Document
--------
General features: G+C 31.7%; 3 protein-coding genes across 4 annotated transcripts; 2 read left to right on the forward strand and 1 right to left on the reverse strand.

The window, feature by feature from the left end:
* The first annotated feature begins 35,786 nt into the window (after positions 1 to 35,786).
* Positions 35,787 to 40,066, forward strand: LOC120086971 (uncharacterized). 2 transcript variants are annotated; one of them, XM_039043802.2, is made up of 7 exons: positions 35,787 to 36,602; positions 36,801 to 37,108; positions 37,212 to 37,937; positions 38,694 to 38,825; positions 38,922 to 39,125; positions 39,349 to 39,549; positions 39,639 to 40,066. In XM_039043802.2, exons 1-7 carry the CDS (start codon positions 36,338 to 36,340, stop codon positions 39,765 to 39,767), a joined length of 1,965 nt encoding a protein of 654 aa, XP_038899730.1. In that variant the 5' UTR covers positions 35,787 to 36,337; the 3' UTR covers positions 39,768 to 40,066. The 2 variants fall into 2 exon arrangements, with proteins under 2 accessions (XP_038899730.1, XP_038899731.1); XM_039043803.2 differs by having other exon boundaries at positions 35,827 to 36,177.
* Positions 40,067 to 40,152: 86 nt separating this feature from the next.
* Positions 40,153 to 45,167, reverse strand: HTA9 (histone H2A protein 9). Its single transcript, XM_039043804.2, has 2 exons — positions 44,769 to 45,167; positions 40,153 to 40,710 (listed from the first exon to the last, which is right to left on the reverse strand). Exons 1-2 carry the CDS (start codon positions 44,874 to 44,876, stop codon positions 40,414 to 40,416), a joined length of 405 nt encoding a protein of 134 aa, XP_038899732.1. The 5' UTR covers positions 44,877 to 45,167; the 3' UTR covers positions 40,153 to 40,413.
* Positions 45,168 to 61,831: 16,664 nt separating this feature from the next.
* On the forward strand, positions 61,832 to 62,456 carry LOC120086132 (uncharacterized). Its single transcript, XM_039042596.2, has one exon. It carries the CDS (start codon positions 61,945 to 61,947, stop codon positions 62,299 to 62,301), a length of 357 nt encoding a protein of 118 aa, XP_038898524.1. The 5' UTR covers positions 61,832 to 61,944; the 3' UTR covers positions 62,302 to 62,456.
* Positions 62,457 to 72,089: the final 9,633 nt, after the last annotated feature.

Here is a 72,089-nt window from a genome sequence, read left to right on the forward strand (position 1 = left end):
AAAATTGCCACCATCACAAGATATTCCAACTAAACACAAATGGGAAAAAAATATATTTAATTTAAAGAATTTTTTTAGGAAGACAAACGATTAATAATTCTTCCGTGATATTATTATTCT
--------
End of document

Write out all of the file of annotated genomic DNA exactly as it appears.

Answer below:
General features: G+C 31.7%; 3 protein-coding genes across 4 annotated transcripts; 2 read left to right on the forward strand and 1 right to left on the reverse strand.

The window, feature by feature from the left end:
* The first annotated feature begins 35,786 nt into the window (after positions 1 to 35,786).
* Positions 35,787 to 40,066, forward strand: LOC120086971 (uncharacterized). 2 transcript variants are annotated; one of them, XM_039043802.2, is made up of 7 exons: positions 35,787 to 36,602; positions 36,801 to 37,108; positions 37,212 to 37,937; positions 38,694 to 38,825; positions 38,922 to 39,125; positions 39,349 to 39,549; positions 39,639 to 40,066. In XM_039043802.2, exons 1-7 carry the CDS (start codon positions 36,338 to 36,340, stop codon positions 39,765 to 39,767), a joined length of 1,965 nt encoding a protein of 654 aa, XP_038899730.1. In that variant the 5' UTR covers positions 35,787 to 36,337; the 3' UTR covers positions 39,768 to 40,066. The 2 variants fall into 2 exon arrangements, with proteins under 2 accessions (XP_038899730.1, XP_038899731.1); XM_039043803.2 differs by having other exon boundaries at positions 35,827 to 36,177.
* Positions 40,067 to 40,152: 86 nt separating this feature from the next.
* Positions 40,153 to 45,167, reverse strand: HTA9 (histone H2A protein 9). Its single transcript, XM_039043804.2, has 2 exons — positions 44,769 to 45,167; positions 40,153 to 40,710 (listed from the first exon to the last, which is right to left on the reverse strand). Exons 1-2 carry the CDS (start codon positions 44,874 to 44,876, stop codon positions 40,414 to 40,416), a joined length of 405 nt encoding a protein of 134 aa, XP_038899732.1. The 5' UTR covers positions 44,877 to 45,167; the 3' UTR covers positions 40,153 to 40,413.
* Positions 45,168 to 61,831: 16,664 nt separating this feature from the next.
* On the forward strand, positions 61,832 to 62,456 carry LOC120086132 (uncharacterized). Its single transcript, XM_039042596.2, has one exon. It carries the CDS (start codon positions 61,945 to 61,947, stop codon positions 62,299 to 62,301), a length of 357 nt encoding a protein of 118 aa, XP_038898524.1. The 5' UTR covers positions 61,832 to 61,944; the 3' UTR covers positions 62,302 to 62,456.
* Positions 62,457 to 72,089: the final 9,633 nt, after the last annotated feature.

Here is a 72,089-nt window from a genome sequence, read left to right on the forward strand (position 1 = left end):
AAAATTGCCACCATCACAAGATATTCCAACTAAACACAAATGGGAAAAAAATATATTTAATTTAAAGAATTTTTTTAGGAAGACAAACGATTAATAATTCTTCCGTGATATTATTATTCT